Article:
National grant supports programming at historic Germantown site

One of the oldest residential sites in Germantown and a keystone in the revival of the neighborhood’s commercial corridor has received a national grant to support the growth of its programs.

The Wyck Historic House, Garden and Farm was given a two-year, $148,643 grant from the Institute of Museum and Library Services, the Wyck Association announced on Aug. 22. The funding will be used to expand Wyck’s Home Farm programs and pilot a new series of public education programs held on the second Saturday of each month from July through October.

“We are thrilled and honored to receive this national recognition of our work,” Eileen Rojas, executive director of the Wyck Association, said in a statement released last week. “It will not only be transformative for our organization but will also make a real impact on our community by increasing what we’re able to offer.”

For the past five years, Wyck has engaged the community through programs that address neighborhood needs, including a weekly farmers market, outdoor and history education for local children, and opportunities for visitors interested in history, horticulture, urban agriculture, and preservation. 

The Institute of Museum and Library Sciences is the primary source of federal support for museums and libraries, and the agency’s Museums for America grant program promotes museums as vital institutions in the establishment of livable communities.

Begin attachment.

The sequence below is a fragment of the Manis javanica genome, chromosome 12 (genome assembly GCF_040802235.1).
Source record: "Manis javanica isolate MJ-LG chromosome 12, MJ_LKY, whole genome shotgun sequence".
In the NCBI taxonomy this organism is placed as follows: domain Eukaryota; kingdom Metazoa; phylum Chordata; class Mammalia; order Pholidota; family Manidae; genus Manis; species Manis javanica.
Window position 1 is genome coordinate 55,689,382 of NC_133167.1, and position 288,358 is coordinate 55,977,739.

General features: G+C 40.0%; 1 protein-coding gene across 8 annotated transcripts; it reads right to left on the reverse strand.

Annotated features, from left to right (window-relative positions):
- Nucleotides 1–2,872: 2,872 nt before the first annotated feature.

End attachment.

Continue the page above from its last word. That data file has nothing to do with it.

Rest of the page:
The grant does not go toward maintenance of the historic building, which is funded mainly through individual donors, explained Kristin Hagar, the association’s development and communications manager. Funding for historic preservation through foundations or government sources dried up for the most part several years ago, she said.

“The programs at Wyck reflect a recognition that many historic sites won’t survive without demonstrating their relevance to the immediate community, as opposed to attracting one-time tourists,” Hagar said. “We have to try to accrue contemporary values in the site in addition to preserving the historical value – contemporary values that don’t detract from the historical value.

“Of course, the irony is that you can’t have the programs, ultimately, without the preservation of the physical site.”

The first house on the site at 6026 Germantown Avenue was a stone structure erected by Hans Milan, a Dutch Quaker, in 1690. Milan’s son-in-law built a second stone house in 1736. A later descendant razed the original and replaced it with a third stone house in 1771. By 1779, the houses had been joined on the second floor and the exterior had been resurfaced with stucco.

Architect William Strickland, a master of the Greek Revival style who designed the Second Bank of the U.S., was hired in 1824 to modernize the stone houses. He built a new room in the carriageway between the houses, installing a new innovation, sliding glass doors that led to the gardens.

Residents of Wyck included nine generations of the Wistar and Haines families, who became leaders in business, natural history and science, education reform and philanthropy.

The current site includes a production farm and outbuildings that date from the 18th to 20th centuries, one of the nation’s oldest rose gardens, and an extensive collection of family objects and historical papers. For information on visiting Wyck, go to www.wyck.org.

Contact the writer at ajaffe@planphilly.com.

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